This chapter examines how European Union policies are made. Most EU legislation is now adopted according to the Ordinary Legislative Procedure, under which the Council and the European Parliament have equal powers. The basic policy-making rules laid down in the Treaties have been supplemented over the years by formal agreements and informal understandings between the main actors in the decision-making institutions. EU policy-making is open to criticism on grounds of democracy, transparency, and efficiency, but it continues to deliver an impressive amount and array of policy outcomes. The chapter considers the basic rules and principal actors involved in EU policy-making and how the policy-making process works in practice. It also asks whether the EU policy-making process is democratic, transparent, and efficient, before concluding with an assessment of the theory and practice underlying the process.
Daniel Kenealy and Fiona Hayes-Renshaw
This chapter explores policy outcomes by looking at a number of European countries. It considers some salient policy areas, including those that are decided primarily at the national level, for example health, and policies that are determined at the more macro, European Union (EU) level, for example trade. It also looks at policy areas that involve shared decision-making across different levels of government, examples here include immigration and the environment. The chapter also focuses on the role of position-taking by political parties and other groups, such as interest groups and social groups or movements. It considers how these explain variations in policy outcomes.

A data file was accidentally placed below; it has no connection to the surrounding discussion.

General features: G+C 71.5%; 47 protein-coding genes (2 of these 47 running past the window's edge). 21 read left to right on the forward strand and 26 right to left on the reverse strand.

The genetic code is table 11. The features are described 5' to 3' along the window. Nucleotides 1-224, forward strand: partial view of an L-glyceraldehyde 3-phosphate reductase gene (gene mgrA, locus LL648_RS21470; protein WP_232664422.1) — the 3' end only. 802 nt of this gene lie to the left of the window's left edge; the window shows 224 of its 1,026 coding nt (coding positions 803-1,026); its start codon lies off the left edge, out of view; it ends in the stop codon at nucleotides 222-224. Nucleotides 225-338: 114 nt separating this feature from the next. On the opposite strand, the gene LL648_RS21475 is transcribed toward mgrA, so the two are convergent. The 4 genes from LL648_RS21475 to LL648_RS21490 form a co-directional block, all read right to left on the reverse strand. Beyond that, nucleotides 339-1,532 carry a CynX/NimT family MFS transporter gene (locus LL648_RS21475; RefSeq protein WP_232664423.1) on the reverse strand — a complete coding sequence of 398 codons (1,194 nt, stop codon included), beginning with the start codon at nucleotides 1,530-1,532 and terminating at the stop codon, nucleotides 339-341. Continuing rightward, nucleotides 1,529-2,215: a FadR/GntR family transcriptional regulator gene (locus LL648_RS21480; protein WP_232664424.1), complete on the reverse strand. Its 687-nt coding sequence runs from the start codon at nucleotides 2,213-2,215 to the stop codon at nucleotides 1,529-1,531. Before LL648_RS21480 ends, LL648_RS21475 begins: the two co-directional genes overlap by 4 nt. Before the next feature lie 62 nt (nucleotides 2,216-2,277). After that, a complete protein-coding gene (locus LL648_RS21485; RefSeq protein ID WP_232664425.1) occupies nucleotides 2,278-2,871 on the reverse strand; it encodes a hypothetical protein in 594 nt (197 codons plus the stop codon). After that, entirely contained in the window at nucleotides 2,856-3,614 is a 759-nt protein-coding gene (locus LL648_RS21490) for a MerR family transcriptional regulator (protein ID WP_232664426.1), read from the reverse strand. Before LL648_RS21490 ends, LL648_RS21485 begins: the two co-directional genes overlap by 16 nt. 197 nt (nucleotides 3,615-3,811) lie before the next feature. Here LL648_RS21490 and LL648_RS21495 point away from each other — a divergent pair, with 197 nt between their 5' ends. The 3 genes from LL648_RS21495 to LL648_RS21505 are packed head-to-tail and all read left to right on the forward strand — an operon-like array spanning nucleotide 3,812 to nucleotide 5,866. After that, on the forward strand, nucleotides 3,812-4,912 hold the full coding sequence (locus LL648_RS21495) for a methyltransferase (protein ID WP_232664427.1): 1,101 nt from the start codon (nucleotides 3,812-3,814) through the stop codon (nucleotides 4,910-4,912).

Michael J. Hiscox
This chapter examines the domestic sources of foreign economic policies. Different people in every society typically have different views about what their government should do when it comes to setting the policies that regulate international trade, immigration, investment, and exchange rates. These competing demands must be reconciled in some way by the political institutions that govern policy making. To really understand the domestic origins of foreign economic policies, we need to perform two critical tasks: identify or map the policy preferences of different groups in the domestic economy; and specify how political institutions determine the way these preferences are aggregated or converted into actual government decisions. The first task requires some economic analysis, while the second requires some political analysis. These two analytical steps put together like this, combining both economic and political analysis in tandem, are generally referred to as the political economy approach to the study of policy outcomes. The chapter then considers the impact of domestic politics on bargaining over economic issues between governments at the international level.